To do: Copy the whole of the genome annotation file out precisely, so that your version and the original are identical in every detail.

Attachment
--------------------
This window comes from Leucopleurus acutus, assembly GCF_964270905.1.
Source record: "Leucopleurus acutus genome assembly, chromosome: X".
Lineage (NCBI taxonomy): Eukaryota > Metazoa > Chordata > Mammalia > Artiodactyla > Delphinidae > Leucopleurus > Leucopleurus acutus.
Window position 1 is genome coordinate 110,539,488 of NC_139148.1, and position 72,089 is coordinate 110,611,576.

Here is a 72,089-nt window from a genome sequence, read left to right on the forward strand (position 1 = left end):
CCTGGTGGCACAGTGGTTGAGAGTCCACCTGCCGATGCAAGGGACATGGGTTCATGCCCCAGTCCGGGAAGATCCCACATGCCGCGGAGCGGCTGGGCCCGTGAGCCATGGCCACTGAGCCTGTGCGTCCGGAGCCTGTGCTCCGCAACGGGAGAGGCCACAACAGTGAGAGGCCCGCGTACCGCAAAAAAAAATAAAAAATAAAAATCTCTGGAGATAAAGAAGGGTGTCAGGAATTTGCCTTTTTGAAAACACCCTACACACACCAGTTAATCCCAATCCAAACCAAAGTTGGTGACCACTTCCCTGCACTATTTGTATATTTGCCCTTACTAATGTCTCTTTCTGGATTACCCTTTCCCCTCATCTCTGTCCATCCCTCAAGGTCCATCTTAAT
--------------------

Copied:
This window comes from Leucopleurus acutus, assembly GCF_964270905.1.
Source record: "Leucopleurus acutus genome assembly, chromosome: X".
Lineage (NCBI taxonomy): Eukaryota > Metazoa > Chordata > Mammalia > Artiodactyla > Delphinidae > Leucopleurus > Leucopleurus acutus.
Window position 1 is genome coordinate 110,539,488 of NC_139148.1, and position 72,089 is coordinate 110,611,576.

Here is a 72,089-nt window from a genome sequence, read left to right on the forward strand (position 1 = left end):
CCTGGTGGCACAGTGGTTGAGAGTCCACCTGCCGATGCAAGGGACATGGGTTCATGCCCCAGTCCGGGAAGATCCCACATGCCGCGGAGCGGCTGGGCCCGTGAGCCATGGCCACTGAGCCTGTGCGTCCGGAGCCTGTGCTCCGCAACGGGAGAGGCCACAACAGTGAGAGGCCCGCGTACCGCAAAAAAAAATAAAAAATAAAAATCTCTGGAGATAAAGAAGGGTGTCAGGAATTTGCCTTTTTGAAAACACCCTACACACACCAGTTAATCCCAATCCAAACCAAAGTTGGTGACCACTTCCCTGCACTATTTGTATATTTGCCCTTACTAATGTCTCTTTCTGGATTACCCTTTCCCCTCATCTCTGTCCATCCCTCAAGGTCCATCTTAAT